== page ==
Lab-grown chicken is FDA approved for the first time, deemed safe to eat
The way you eat your chicken may not change, but how your chicken is produced may soon be unrecognizable.
For the first time, this week the US Food and Drug Administration judge that a lab-grown meat—Upside Foods farmed chicken—is safe to eat, called “cultured chicken cell material.” It unattractively describes the company’s harvesting of “multicellular tissue for human consumption” and cultured chicken cells as having “muscle and connective tissue characteristics”.
Meat, unlike meat from slaughtered animals, is cultured using animal cells and grown in a laboratory. There’s still a long way to go before you can buy it from your local grocery store, but Wednesday’s green light is an important regulatory step, and the implications of this technology are compelling.
From an environmental point of view, this process has several advantages. For example, less land is required than with traditional methods, which can reduce deforestation and biodiversity loss—considering all forest habitats Clearing the grazing land. And compared to the slaughterhouse, requires less water and is less polluted. That helps explain why Leonard DiCaprio, a major environmentalist in addition to being a Hollywood celebrity, invested in several farm-raised meat startups, among them Mosa Meat and Aleph Farms.
Of course, the idea of meat raised in large tanks is hardly appealing. But the process can produce cleaner, safer meats than rampant slaughterhouses, which are particularly susceptible to E. coli, salmonella and other pathogens.
Lab-grown meat could also tackle the growing threat of antibiotic resistance. The overuse of antibiotics on factory farms is fueling many antibiotic-resistant infections in humans, leading to “longer hospital stays, higher medical costs, and higher mortality.” based on World Health Organization.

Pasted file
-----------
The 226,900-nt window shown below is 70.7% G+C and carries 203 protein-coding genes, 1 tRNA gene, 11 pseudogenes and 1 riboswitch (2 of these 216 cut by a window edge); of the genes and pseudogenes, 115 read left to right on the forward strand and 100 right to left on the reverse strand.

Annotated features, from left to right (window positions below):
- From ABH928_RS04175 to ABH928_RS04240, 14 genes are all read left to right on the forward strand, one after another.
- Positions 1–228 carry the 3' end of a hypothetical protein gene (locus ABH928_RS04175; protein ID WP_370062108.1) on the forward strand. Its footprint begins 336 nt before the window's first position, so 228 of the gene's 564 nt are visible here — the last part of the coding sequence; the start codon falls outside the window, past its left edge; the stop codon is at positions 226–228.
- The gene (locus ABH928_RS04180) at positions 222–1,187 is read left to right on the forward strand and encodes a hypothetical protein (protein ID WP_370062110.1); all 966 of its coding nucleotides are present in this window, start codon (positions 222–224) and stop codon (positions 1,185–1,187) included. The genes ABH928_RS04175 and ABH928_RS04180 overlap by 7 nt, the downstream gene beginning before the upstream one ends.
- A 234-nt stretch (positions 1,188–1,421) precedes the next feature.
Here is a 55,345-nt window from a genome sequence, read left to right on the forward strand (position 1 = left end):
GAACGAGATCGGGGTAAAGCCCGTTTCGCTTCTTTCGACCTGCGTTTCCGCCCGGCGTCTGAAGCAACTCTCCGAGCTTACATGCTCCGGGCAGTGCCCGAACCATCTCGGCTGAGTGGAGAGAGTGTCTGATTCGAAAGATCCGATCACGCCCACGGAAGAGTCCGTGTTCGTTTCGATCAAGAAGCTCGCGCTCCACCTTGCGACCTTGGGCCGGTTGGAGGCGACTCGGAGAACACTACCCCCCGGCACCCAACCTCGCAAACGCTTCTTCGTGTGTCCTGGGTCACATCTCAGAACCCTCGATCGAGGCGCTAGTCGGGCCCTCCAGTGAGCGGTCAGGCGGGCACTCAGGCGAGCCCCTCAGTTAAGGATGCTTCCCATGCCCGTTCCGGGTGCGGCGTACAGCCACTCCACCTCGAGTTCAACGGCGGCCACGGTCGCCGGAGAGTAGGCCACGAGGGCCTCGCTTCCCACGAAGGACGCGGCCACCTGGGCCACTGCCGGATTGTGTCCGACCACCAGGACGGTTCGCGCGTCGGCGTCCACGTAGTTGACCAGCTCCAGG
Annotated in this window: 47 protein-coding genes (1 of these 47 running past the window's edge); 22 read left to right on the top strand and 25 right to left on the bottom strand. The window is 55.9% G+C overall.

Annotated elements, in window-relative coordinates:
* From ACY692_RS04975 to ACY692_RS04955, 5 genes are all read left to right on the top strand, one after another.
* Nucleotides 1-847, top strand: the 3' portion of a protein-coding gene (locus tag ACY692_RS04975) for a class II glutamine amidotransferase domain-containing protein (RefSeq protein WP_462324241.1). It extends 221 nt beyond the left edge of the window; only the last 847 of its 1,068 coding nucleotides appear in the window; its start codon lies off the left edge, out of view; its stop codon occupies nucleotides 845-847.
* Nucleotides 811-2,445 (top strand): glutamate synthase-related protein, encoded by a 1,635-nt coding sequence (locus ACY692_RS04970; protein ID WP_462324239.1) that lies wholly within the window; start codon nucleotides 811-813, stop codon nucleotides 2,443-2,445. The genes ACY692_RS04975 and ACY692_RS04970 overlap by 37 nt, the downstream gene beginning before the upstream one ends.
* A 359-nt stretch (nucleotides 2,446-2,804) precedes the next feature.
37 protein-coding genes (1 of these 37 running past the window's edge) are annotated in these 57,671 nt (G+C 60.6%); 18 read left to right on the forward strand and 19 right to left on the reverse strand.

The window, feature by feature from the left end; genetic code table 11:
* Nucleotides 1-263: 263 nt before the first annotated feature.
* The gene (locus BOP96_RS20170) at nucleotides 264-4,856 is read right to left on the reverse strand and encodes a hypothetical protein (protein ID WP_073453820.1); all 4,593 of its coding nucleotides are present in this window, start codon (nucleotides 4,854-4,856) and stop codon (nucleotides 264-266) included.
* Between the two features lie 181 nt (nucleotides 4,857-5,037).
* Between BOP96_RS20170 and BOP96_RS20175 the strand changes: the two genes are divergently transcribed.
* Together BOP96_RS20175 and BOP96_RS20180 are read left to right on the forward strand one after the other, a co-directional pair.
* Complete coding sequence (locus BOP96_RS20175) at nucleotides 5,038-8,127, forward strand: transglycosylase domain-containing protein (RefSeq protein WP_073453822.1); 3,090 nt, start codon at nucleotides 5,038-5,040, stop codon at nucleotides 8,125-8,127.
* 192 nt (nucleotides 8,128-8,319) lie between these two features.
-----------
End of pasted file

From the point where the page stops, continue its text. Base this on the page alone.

Currently, lab-grown meat is not cost-competitive with traditional breeds. On the other hand, this was originally true of plant-based meat alternatives, but today you can buy a pack of six Impossible burgers for under $13.49 at Target.
It may be ethical for some people to use fetal bovine serum—obtained by drawing blood from unborn calves of pregnant cows after slaughter—to make certain types of lab-grown meat . But some companies are try to stay away from that to animal-free alternatives.
Process management has a way to go. Upside foods still need to be cleared by the Food Safety and Inspection Service, part of the US Department of Agriculture.
But “this milestone marks an important step towards a new era in meat production,” Chief Executive Officer Uma Valeti said in a statement. “I am delighted that US consumers will soon have the opportunity to eat delicious meat grown directly from animal cells.”
If you can’t wait for the product to hit shelves in the US, head to Singapore, which already allows the sale of lab-grown meat. Last year, in the city-state, GOOD Meat, another farm-raised meat startup, said a Cantonese restaurant at the JW Marriott resort would start replacing the meat in traditional steamed chicken dumplings with farmed meat.
“Meat that doesn’t kill animals will replace conventional meat at some point in our lives. At the time, Josh Tetrick, CEO of parent company Good Meat Eat Just, said the faster we do that, the healthier our planet will be.
Other eateries and notable chefs since then have agreed to cook with lab-grown meat and in June, GOOD Meat overate largest meat production facility in Asia.
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